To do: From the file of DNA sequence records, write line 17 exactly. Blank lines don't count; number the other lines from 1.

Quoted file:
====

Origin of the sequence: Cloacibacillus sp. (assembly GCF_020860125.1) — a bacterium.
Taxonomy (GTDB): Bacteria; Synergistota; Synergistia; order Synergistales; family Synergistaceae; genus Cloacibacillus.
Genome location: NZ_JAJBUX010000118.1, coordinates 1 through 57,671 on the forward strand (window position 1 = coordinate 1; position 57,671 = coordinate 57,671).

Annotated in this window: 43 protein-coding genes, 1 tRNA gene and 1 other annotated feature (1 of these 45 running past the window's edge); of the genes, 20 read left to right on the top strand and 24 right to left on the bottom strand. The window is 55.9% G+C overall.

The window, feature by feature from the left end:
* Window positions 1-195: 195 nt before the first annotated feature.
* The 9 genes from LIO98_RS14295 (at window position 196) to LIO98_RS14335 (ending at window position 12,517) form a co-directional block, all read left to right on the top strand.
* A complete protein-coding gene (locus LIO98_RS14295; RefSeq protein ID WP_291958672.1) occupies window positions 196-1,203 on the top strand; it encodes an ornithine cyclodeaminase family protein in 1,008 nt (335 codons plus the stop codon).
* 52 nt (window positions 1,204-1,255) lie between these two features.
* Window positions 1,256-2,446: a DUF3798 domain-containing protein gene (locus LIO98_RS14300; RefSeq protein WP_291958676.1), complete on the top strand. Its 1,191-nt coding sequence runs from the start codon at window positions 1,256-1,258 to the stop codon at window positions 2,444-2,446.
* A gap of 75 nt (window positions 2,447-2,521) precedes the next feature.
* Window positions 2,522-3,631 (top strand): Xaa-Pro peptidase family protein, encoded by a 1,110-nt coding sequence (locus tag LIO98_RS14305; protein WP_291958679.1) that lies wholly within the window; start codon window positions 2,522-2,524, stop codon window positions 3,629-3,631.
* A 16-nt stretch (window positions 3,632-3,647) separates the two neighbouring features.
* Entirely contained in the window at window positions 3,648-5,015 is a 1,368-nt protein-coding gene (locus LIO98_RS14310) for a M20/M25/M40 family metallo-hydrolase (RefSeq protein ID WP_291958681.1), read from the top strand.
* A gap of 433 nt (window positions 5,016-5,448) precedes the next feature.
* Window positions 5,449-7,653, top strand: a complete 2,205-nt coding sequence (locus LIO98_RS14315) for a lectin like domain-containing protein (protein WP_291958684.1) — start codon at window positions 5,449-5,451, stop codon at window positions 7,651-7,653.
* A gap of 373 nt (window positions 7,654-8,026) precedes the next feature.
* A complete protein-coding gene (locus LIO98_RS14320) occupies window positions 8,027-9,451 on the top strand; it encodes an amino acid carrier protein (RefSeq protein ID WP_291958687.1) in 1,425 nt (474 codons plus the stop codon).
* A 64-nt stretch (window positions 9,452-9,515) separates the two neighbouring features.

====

* A gap of 373 nt (window positions 7,654-8,026) precedes the next feature.